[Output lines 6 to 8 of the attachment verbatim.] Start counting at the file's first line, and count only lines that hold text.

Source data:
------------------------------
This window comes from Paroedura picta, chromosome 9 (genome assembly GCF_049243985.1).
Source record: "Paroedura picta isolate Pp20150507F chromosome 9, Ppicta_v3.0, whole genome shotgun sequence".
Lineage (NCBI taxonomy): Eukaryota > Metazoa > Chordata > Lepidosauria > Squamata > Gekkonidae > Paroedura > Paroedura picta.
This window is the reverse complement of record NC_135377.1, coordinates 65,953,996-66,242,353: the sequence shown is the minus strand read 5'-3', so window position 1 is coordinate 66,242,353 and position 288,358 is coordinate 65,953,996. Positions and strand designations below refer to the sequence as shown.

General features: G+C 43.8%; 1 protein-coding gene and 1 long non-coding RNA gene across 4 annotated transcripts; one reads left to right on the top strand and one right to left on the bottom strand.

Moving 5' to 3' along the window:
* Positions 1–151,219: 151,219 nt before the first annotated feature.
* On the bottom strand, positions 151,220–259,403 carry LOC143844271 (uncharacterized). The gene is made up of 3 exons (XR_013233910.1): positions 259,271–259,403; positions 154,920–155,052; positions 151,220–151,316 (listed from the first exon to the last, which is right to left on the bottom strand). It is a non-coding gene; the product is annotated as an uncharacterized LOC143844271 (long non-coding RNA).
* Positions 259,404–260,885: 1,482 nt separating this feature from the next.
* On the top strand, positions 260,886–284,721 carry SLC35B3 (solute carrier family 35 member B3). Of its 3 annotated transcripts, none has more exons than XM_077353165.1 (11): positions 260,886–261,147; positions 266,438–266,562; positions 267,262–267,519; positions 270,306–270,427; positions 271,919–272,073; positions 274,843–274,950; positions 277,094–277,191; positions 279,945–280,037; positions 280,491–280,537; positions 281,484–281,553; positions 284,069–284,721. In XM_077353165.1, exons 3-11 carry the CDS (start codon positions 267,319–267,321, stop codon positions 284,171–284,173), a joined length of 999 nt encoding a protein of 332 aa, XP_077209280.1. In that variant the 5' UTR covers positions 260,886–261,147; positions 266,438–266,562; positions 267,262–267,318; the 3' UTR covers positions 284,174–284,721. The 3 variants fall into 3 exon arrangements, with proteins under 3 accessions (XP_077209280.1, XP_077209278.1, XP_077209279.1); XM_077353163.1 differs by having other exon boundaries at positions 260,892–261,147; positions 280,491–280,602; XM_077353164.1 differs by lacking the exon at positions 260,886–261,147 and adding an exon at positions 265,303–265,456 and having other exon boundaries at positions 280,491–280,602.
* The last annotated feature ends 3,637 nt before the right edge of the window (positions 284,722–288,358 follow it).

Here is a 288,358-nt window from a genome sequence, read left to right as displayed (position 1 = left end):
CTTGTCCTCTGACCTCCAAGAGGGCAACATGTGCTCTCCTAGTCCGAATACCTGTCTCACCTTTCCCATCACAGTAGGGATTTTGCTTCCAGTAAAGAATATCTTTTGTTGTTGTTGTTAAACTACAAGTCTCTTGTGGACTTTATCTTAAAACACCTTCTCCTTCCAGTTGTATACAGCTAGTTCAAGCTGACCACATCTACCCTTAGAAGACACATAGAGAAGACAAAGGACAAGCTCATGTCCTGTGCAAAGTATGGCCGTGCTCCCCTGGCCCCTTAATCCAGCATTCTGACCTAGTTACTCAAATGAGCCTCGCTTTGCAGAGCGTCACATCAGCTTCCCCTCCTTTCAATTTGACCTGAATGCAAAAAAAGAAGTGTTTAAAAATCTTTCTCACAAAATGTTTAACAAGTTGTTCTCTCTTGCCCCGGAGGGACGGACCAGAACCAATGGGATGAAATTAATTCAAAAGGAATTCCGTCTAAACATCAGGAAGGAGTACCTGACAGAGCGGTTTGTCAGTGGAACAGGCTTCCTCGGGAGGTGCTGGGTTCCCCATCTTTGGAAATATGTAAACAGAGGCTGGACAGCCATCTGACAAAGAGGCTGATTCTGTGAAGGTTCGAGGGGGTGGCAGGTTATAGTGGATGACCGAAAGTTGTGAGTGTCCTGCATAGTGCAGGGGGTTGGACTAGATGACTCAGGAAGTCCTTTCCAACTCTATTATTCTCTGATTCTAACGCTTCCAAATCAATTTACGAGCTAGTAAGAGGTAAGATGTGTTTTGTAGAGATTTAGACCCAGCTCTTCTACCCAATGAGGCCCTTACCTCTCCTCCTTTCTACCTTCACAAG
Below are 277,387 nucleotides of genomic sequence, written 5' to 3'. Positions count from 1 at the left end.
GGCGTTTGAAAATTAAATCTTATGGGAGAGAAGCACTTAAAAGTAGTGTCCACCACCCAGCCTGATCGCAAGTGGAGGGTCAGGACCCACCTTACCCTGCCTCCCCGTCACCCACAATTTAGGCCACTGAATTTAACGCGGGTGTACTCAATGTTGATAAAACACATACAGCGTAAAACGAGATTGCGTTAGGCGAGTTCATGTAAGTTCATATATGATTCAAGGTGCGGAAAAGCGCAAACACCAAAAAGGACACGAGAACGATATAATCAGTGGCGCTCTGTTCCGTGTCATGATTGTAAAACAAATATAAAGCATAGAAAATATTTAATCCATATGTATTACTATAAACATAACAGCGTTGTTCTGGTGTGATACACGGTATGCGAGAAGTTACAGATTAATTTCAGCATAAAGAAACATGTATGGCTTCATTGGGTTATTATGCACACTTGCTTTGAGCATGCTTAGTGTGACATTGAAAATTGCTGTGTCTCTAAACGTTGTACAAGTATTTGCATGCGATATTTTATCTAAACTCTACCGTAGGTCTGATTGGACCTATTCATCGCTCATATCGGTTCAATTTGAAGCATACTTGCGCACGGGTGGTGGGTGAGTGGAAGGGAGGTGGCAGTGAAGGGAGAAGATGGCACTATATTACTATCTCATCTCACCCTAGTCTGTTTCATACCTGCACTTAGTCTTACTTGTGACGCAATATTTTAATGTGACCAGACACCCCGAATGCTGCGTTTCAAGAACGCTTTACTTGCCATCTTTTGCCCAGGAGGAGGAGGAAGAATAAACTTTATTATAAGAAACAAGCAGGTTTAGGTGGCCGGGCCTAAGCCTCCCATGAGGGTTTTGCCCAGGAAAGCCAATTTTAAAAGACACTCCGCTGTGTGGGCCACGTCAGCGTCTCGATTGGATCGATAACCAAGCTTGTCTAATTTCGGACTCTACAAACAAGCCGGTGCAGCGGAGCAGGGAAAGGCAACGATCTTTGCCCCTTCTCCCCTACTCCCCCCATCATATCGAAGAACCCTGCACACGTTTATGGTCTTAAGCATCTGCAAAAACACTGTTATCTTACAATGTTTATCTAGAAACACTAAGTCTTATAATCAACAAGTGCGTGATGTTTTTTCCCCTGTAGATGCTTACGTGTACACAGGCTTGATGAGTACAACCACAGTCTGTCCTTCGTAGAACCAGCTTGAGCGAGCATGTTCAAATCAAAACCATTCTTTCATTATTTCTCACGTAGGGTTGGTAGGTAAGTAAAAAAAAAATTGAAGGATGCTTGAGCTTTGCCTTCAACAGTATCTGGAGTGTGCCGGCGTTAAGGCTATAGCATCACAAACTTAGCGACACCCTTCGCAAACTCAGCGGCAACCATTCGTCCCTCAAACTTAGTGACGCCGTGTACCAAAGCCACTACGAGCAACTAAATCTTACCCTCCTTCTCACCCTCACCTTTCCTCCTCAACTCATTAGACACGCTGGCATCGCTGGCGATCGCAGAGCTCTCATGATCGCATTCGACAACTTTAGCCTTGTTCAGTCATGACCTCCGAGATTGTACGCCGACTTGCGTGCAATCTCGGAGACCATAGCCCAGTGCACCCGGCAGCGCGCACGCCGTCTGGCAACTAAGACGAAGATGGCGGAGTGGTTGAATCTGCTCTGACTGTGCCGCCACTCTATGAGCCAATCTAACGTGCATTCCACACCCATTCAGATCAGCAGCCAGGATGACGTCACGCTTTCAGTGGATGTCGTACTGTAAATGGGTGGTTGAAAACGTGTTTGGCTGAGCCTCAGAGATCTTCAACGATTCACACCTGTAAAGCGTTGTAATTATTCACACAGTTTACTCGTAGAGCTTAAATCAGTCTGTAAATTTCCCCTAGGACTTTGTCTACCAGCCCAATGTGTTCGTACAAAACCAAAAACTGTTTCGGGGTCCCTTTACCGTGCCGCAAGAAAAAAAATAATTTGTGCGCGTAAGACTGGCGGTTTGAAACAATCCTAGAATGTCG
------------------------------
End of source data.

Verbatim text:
Moving 5' to 3' along the window:
* Positions 1–151,219: 151,219 nt before the first annotated feature.
* On the bottom strand, positions 151,220–259,403 carry LOC143844271 (uncharacterized). The gene is made up of 3 exons (XR_013233910.1): positions 259,271–259,403; positions 154,920–155,052; positions 151,220–151,316 (listed from the first exon to the last, which is right to left on the bottom strand). It is a non-coding gene; the product is annotated as an uncharacterized LOC143844271 (long non-coding RNA).